Seafood has been smoked for thousands of years. Traditionally, smoking is a means of preservation and extending the shelf life of a fish. Thanks to the wonder of modern refrigeration shelf life is less a priority when smoking fish, and flavor more so. For this reason, many modern smoking techniques are not used for preservation and the fish should be refrigerated after smoking.

It’s easy to smoke fish at home. You can eat smoke fish right off the fillet, or you can use it as an ingredient in other recipes like a dip or spread. There are a few important things to consider when smoking: the fish, the brine, and the wood.

The fish

The best fish for smoking include bluefish, striped mullet, mackerel, scallops, clams, Oysters, swordfish (belly is amazing smoked), tuna, and more. The fattier the fish, the more flavor it will absorb.

The brine

The brine can be as simple as salt and water or as complex as you like. Step it up a notch with salt, water, and brown sugar. One of our go-tos uses soy sauce, sugar, and bay leaves. Go savory with a ginger and garlic dry brine. The options are endless.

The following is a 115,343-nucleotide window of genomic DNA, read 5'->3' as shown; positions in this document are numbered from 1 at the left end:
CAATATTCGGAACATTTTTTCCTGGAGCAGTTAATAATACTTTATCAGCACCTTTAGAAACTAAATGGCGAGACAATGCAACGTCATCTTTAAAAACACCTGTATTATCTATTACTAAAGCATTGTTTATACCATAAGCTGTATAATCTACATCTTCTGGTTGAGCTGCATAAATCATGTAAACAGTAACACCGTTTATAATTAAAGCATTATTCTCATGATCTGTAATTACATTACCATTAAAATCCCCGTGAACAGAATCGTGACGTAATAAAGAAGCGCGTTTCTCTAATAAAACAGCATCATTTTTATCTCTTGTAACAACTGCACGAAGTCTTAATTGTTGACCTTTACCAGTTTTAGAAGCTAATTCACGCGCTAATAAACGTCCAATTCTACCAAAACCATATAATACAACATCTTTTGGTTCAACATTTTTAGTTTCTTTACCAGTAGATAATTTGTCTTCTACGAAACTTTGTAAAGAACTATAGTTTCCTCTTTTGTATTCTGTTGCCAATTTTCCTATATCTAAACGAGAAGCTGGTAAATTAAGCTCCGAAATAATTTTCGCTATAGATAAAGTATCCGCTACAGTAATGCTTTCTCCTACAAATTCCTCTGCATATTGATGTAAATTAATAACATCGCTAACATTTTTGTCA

The wood

You can smoke fish using any kind of wood, but the favorites have traditionally been alder and fruit woods.

Beyond the three basics, all you need is a smoking vehicle. A charcoal grill works great, but there are a myriad of techniques that feature the stovetop, a smoker, even a wok.

Pro tip: turn your smoked fish into pate perfect for spreading on bread or crackers.

Smoked Shad

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Smoked King Mackerel

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